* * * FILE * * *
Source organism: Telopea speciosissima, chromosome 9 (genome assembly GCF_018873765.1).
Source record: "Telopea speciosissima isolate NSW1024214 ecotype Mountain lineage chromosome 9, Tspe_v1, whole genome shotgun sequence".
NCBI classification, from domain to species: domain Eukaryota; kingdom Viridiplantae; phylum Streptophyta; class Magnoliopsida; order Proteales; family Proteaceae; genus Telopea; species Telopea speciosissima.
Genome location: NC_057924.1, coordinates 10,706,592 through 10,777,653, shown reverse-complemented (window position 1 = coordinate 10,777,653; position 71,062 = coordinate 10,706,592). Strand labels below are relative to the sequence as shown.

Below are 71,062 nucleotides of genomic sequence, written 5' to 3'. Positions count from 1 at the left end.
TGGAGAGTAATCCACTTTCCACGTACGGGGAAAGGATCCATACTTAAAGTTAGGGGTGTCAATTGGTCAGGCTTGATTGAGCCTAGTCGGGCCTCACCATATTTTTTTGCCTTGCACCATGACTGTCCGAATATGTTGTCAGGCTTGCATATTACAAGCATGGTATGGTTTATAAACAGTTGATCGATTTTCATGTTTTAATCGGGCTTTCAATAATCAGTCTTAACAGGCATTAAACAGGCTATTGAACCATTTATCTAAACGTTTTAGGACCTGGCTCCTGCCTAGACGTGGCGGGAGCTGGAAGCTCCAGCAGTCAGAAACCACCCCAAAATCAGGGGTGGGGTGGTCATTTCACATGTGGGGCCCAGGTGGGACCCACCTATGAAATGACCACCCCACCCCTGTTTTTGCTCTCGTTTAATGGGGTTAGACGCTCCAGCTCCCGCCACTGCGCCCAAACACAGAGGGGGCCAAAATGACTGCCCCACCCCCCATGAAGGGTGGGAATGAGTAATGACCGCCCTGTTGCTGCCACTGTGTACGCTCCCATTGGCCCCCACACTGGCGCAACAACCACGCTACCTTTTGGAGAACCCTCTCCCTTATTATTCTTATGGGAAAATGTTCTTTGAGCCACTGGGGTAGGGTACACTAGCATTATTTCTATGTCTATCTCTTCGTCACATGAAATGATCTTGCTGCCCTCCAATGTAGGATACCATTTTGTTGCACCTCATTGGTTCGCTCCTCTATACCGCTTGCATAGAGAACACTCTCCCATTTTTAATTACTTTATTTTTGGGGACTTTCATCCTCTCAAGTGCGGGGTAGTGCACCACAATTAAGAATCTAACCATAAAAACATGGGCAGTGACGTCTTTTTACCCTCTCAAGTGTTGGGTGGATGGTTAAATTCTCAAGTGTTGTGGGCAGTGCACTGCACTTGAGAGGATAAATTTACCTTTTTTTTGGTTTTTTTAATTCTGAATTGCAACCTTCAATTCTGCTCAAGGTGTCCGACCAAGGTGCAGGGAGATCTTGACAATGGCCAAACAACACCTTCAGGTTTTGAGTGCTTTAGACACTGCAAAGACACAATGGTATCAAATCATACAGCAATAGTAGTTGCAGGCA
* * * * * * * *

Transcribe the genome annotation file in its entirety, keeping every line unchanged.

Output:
Source organism: Telopea speciosissima, chromosome 9 (genome assembly GCF_018873765.1).
Source record: "Telopea speciosissima isolate NSW1024214 ecotype Mountain lineage chromosome 9, Tspe_v1, whole genome shotgun sequence".
NCBI classification, from domain to species: domain Eukaryota; kingdom Viridiplantae; phylum Streptophyta; class Magnoliopsida; order Proteales; family Proteaceae; genus Telopea; species Telopea speciosissima.
Genome location: NC_057924.1, coordinates 10,706,592 through 10,777,653, shown reverse-complemented (window position 1 = coordinate 10,777,653; position 71,062 = coordinate 10,706,592). Strand labels below are relative to the sequence as shown.

Below are 71,062 nucleotides of genomic sequence, written 5' to 3'. Positions count from 1 at the left end.
TGGAGAGTAATCCACTTTCCACGTACGGGGAAAGGATCCATACTTAAAGTTAGGGGTGTCAATTGGTCAGGCTTGATTGAGCCTAGTCGGGCCTCACCATATTTTTTTGCCTTGCACCATGACTGTCCGAATATGTTGTCAGGCTTGCATATTACAAGCATGGTATGGTTTATAAACAGTTGATCGATTTTCATGTTTTAATCGGGCTTTCAATAATCAGTCTTAACAGGCATTAAACAGGCTATTGAACCATTTATCTAAACGTTTTAGGACCTGGCTCCTGCCTAGACGTGGCGGGAGCTGGAAGCTCCAGCAGTCAGAAACCACCCCAAAATCAGGGGTGGGGTGGTCATTTCACATGTGGGGCCCAGGTGGGACCCACCTATGAAATGACCACCCCACCCCTGTTTTTGCTCTCGTTTAATGGGGTTAGACGCTCCAGCTCCCGCCACTGCGCCCAAACACAGAGGGGGCCAAAATGACTGCCCCACCCCCCATGAAGGGTGGGAATGAGTAATGACCGCCCTGTTGCTGCCACTGTGTACGCTCCCATTGGCCCCCACACTGGCGCAACAACCACGCTACCTTTTGGAGAACCCTCTCCCTTATTATTCTTATGGGAAAATGTTCTTTGAGCCACTGGGGTAGGGTACACTAGCATTATTTCTATGTCTATCTCTTCGTCACATGAAATGATCTTGCTGCCCTCCAATGTAGGATACCATTTTGTTGCACCTCATTGGTTCGCTCCTCTATACCGCTTGCATAGAGAACACTCTCCCATTTTTAATTACTTTATTTTTGGGGACTTTCATCCTCTCAAGTGCGGGGTAGTGCACCACAATTAAGAATCTAACCATAAAAACATGGGCAGTGACGTCTTTTTACCCTCTCAAGTGTTGGGTGGATGGTTAAATTCTCAAGTGTTGTGGGCAGTGCACTGCACTTGAGAGGATAAATTTACCTTTTTTTTGGTTTTTTTAATTCTGAATTGCAACCTTCAATTCTGCTCAAGGTGTCCGACCAAGGTGCAGGGAGATCTTGACAATGGCCAAACAACACCTTCAGGTTTTGAGTGCTTTAGACACTGCAAAGACACAATGGTATCAAATCATACAGCAATAGTAGTTGCAGGCA